Other than that pomegranates have been shown in small studies to increase testosterone [27] production as have fatty fish and basically anything that contains vitamin d, such mushrooms and plant milks (although not too much soy).

Sleep Is The Best Testosterone Booster? 

Men with disturbed sleep have lower testosterone levels. [28] Unfortunately this doesn’t make the solution as easy as sleeping more. However, there are things that you can do to improve sleep quality. A lot of testosterone supplements contain ingredients that will actually assist sleep, like ashwagandha which improves the quality of sleep. [29] However, there are of course other things you can do to help improve sleep, don’t drink too much one hour before going to bed, reduce caffeine intake, reduce blue light sources in the evening and more importantly stick to a regular sleep schedule.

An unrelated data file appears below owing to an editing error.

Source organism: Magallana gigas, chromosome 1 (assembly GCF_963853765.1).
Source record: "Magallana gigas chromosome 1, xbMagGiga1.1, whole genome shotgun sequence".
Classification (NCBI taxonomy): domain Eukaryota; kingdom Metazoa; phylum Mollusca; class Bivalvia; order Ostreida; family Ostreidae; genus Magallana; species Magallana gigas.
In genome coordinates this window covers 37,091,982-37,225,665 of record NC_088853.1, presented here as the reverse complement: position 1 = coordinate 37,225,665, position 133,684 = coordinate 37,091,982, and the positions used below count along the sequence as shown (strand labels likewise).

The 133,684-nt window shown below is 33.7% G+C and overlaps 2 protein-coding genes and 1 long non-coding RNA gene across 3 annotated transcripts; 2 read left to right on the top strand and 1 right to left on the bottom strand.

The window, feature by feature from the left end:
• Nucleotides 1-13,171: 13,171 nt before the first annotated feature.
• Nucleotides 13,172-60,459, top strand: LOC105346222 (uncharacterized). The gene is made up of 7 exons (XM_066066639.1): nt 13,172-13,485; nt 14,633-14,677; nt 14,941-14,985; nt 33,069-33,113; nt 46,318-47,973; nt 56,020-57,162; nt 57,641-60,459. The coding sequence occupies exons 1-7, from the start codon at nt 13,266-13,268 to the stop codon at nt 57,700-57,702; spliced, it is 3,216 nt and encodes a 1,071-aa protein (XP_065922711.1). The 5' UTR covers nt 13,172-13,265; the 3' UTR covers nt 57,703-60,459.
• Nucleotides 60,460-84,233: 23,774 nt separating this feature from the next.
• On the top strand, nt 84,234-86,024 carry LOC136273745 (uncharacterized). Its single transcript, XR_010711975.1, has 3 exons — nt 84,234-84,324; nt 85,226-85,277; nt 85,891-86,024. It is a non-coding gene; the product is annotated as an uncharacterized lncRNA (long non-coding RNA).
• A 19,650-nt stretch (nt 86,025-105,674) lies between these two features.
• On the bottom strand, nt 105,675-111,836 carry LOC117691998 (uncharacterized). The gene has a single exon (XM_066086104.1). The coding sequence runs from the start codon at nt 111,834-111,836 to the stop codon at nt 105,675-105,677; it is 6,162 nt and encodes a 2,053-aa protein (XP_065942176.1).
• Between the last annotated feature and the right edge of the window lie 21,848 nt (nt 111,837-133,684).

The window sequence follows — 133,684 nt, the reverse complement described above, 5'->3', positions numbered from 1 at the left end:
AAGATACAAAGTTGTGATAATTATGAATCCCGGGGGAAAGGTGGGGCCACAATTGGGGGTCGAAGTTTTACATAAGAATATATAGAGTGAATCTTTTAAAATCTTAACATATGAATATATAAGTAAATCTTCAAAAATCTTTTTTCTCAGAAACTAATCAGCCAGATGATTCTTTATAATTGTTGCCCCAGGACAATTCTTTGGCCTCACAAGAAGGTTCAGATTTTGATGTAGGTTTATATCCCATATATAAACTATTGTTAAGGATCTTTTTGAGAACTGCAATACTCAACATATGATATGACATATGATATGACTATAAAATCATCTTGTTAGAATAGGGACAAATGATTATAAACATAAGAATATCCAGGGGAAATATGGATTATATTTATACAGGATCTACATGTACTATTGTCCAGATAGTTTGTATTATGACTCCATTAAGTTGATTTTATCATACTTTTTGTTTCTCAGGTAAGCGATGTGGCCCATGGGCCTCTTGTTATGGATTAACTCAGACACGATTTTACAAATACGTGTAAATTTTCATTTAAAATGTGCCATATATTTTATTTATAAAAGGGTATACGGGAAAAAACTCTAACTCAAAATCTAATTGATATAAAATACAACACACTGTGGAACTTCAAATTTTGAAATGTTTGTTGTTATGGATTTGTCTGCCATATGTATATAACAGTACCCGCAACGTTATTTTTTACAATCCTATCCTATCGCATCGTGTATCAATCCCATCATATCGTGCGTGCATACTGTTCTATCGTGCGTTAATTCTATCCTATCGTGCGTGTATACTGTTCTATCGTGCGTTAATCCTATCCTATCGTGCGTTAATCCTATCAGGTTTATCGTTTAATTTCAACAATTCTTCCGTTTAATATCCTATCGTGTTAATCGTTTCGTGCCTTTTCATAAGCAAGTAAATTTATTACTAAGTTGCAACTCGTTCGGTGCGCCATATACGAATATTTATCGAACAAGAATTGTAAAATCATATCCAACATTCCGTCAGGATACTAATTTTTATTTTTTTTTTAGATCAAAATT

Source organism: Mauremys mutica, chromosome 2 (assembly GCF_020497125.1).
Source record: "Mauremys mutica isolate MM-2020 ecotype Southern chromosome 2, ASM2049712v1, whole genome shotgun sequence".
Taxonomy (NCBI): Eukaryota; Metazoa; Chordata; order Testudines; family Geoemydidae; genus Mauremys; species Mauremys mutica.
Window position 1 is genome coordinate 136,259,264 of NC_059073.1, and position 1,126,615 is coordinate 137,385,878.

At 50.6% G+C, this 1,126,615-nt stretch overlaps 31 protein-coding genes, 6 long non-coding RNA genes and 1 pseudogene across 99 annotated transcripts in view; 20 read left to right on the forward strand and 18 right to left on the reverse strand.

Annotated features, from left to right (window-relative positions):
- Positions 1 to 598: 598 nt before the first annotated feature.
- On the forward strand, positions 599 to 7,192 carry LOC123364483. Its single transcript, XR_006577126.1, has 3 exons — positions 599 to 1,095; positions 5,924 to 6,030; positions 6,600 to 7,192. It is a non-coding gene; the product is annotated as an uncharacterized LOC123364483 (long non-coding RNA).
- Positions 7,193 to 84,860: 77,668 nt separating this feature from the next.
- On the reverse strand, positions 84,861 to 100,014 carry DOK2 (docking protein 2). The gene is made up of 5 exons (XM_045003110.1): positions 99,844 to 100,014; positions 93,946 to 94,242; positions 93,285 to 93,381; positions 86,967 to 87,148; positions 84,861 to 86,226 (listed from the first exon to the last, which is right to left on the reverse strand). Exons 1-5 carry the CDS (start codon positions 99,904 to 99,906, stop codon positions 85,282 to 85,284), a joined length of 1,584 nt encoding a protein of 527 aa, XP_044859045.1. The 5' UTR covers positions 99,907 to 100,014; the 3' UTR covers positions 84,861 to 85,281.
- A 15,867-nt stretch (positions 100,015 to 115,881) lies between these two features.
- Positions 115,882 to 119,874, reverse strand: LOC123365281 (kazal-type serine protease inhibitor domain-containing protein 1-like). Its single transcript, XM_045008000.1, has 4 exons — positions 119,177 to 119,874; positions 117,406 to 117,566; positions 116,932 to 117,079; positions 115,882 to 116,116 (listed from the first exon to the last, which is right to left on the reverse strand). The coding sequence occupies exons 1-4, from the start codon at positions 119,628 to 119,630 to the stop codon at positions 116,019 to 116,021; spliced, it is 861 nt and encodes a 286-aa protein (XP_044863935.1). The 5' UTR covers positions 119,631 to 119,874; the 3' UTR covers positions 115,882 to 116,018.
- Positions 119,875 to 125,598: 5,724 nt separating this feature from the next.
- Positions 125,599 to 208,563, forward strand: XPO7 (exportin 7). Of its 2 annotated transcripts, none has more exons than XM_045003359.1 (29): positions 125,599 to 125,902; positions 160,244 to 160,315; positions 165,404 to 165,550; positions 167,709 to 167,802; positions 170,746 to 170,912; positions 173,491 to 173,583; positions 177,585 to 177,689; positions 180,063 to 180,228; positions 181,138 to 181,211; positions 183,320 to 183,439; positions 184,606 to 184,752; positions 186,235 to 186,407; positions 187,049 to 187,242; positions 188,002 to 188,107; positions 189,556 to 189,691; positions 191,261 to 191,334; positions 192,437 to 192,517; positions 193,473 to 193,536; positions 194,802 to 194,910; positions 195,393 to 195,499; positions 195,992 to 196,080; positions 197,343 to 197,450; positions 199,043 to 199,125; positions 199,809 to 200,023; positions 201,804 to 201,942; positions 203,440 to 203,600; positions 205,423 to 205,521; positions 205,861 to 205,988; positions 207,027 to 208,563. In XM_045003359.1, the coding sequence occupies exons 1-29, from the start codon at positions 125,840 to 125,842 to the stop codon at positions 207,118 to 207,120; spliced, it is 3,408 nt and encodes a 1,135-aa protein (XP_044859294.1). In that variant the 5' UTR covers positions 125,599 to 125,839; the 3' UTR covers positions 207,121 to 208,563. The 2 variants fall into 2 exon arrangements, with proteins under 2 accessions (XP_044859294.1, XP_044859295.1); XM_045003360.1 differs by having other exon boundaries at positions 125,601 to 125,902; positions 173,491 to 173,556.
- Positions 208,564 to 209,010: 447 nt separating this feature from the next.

What Foods Are Bad For Testosterone?

When we started researching this article we expected to be debunking the soy lowers testosterone levels myth, although turns out it isn’t a myth. But, you do have to drink a lot of soy protein for it to be a problem. If you drank say 2 soy based protein shakes a day, this would have an effect. And potentially even daily could be too much. But the tests show that 30g of soy protein a day does in fact lower testosterone. Beyond that, anything that’s overly high in calories and makes you gain weight. [30]

Stress And Testosterone

Stress completely depletes testosterone production [31] but that’s not just psychological stress, but physical stress as well, testosterone levels have been shown to be severely reduced after surgery for example. And like many of the issues that are causes of low testosterone, having lowered test levels goes on to compound the effect further depleting testosterone production. 

Exercise and Testosterone